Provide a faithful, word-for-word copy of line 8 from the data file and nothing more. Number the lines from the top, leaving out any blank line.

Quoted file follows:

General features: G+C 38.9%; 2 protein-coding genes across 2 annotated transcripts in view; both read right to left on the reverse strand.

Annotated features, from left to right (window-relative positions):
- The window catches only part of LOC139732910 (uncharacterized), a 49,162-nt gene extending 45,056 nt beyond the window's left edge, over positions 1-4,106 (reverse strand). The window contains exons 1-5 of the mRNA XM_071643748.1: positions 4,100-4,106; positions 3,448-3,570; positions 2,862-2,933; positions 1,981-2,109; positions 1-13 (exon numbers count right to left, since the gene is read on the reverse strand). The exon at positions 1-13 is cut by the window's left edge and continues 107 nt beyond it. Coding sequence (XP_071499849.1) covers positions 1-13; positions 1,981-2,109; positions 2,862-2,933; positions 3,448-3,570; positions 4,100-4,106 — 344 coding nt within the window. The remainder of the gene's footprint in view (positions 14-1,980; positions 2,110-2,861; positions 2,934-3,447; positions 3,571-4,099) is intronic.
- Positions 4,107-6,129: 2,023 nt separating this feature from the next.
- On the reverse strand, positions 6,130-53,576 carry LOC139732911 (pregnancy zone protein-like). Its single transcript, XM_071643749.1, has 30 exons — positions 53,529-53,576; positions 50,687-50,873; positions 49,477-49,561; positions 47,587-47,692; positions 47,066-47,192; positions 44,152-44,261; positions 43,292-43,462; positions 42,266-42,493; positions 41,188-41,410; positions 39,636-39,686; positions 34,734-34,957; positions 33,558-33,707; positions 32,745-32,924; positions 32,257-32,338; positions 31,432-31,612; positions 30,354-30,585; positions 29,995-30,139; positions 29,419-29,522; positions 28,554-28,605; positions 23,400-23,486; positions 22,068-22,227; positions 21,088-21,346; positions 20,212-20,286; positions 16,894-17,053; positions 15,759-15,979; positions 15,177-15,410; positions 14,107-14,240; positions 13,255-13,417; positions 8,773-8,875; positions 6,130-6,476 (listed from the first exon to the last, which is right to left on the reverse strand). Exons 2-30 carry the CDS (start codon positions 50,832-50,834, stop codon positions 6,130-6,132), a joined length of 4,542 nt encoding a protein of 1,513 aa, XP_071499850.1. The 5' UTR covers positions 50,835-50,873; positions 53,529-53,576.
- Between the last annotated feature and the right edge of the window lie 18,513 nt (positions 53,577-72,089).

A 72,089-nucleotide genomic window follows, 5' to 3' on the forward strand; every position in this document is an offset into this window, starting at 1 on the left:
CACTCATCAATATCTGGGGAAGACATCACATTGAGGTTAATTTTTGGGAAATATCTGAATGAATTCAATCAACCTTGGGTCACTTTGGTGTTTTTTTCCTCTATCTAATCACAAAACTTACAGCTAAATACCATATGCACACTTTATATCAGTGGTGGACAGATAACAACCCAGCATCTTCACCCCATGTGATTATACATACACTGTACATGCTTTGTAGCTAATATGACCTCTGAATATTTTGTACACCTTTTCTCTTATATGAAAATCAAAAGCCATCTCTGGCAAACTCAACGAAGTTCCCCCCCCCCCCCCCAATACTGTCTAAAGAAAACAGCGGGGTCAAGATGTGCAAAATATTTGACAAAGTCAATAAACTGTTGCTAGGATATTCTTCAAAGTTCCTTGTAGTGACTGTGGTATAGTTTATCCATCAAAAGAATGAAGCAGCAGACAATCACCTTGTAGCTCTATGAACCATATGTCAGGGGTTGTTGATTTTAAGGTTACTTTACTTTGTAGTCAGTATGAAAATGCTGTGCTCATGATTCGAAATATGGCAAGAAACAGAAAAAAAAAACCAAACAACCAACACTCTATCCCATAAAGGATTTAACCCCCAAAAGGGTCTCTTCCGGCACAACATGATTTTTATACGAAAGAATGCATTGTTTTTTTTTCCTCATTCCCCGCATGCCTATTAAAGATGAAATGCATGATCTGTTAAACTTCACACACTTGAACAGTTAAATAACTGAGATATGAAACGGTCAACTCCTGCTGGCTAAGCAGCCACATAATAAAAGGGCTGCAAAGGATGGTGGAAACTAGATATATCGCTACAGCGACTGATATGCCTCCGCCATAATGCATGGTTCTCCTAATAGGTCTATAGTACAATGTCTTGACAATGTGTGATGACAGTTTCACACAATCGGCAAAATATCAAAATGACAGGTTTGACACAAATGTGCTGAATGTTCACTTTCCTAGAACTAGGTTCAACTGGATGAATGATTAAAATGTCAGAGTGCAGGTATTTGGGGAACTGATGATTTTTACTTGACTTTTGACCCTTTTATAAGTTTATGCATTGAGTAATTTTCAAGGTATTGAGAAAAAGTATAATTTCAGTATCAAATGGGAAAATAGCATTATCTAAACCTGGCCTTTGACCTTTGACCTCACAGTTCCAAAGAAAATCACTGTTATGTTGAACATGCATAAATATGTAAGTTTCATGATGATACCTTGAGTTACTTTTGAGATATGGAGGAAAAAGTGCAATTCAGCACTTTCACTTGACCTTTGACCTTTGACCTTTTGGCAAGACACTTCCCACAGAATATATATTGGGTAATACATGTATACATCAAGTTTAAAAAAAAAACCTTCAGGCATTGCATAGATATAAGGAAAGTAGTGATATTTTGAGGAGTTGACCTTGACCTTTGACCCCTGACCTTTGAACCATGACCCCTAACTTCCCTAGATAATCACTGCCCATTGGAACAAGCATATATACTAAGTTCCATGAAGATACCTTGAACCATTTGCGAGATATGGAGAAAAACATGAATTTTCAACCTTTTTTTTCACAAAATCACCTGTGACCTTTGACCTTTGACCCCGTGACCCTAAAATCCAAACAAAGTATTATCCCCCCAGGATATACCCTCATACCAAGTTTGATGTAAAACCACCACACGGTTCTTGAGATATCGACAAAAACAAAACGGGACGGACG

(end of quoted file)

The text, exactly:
CACTCATCAATATCTGGGGAAGACATCACATTGAGGTTAATTTTTGGGAAATATCTGAATGAATTCAATCAACCTTGGGTCACTTTGGTGTTTTTTTCCTCTATCTAATCACAAAACTTACAGCTAAATACCATATGCACACTTTATATCAGTGGTGGACAGATAACAACCCAGCATCTTCACCCCATGTGATTATACATACACTGTACATGCTTTGTAGCTAATATGACCTCTGAATATTTTGTACACCTTTTCTCTTATATGAAAATCAAAAGCCATCTCTGGCAAACTCAACGAAGTTCCCCCCCCCCCCCCCAATACTGTCTAAAGAAAACAGCGGGGTCAAGATGTGCAAAATATTTGACAAAGTCAATAAACTGTTGCTAGGATATTCTTCAAAGTTCCTTGTAGTGACTGTGGTATAGTTTATCCATCAAAAGAATGAAGCAGCAGACAATCACCTTGTAGCTCTATGAACCATATGTCAGGGGTTGTTGATTTTAAGGTTACTTTACTTTGTAGTCAGTATGAAAATGCTGTGCTCATGATTCGAAATATGGCAAGAAACAGAAAAAAAAAACCAAACAACCAACACTCTATCCCATAAAGGATTTAACCCCCAAAAGGGTCTCTTCCGGCACAACATGATTTTTATACGAAAGAATGCATTGTTTTTTTTTCCTCATTCCCCGCATGCCTATTAAAGATGAAATGCATGATCTGTTAAACTTCACACACTTGAACAGTTAAATAACTGAGATATGAAACGGTCAACTCCTGCTGGCTAAGCAGCCACATAATAAAAGGGCTGCAAAGGATGGTGGAAACTAGATATATCGCTACAGCGACTGATATGCCTCCGCCATAATGCATGGTTCTCCTAATAGGTCTATAGTACAATGTCTTGACAATGTGTGATGACAGTTTCACACAATCGGCAAAATATCAAAATGACAGGTTTGACACAAATGTGCTGAATGTTCACTTTCCTAGAACTAGGTTCAACTGGATGAATGATTAAAATGTCAGAGTGCAGGTATTTGGGGAACTGATGATTTTTACTTGACTTTTGACCCTTTTATAAGTTTATGCATTGAGTAATTTTCAAGGTATTGAGAAAAAGTATAATTTCAGTATCAAATGGGAAAATAGCATTATCTAAACCTGGCCTTTGACCTTTGACCTCACAGTTCCAAAGAAAATCACTGTTATGTTGAACATGCATAAATATGTAAGTTTCATGATGATACCTTGAGTTACTTTTGAGATATGGAGGAAAAAGTGCAATTCAGCACTTTCACTTGACCTTTGACCTTTGACCTTTTGGCAAGACACTTCCCACAGAATATATATTGGGTAATACATGTATACATCAAGTTTAAAAAAAAAACCTTCAGGCATTGCATAGATATAAGGAAAGTAGTGATATTTTGAGGAGTTGACCTTGACCTTTGACCCCTGACCTTTGAACCATGACCCCTAACTTCCCTAGATAATCACTGCCCATTGGAACAAGCATATATACTAAGTTCCATGAAGATACCTTGAACCATTTGCGAGATATGGAGAAAAACATGAATTTTCAACCTTTTTTTTCACAAAATCACCTGTGACCTTTGACCTTTGACCCCGTGACCCTAAAATCCAAACAAAGTATTATCCCCCCAGGATATACCCTCATACCAAGTTTGATGTAAAACCACCACACGGTTCTTGAGATATCGACAAAAACAAAACGGGACGGACG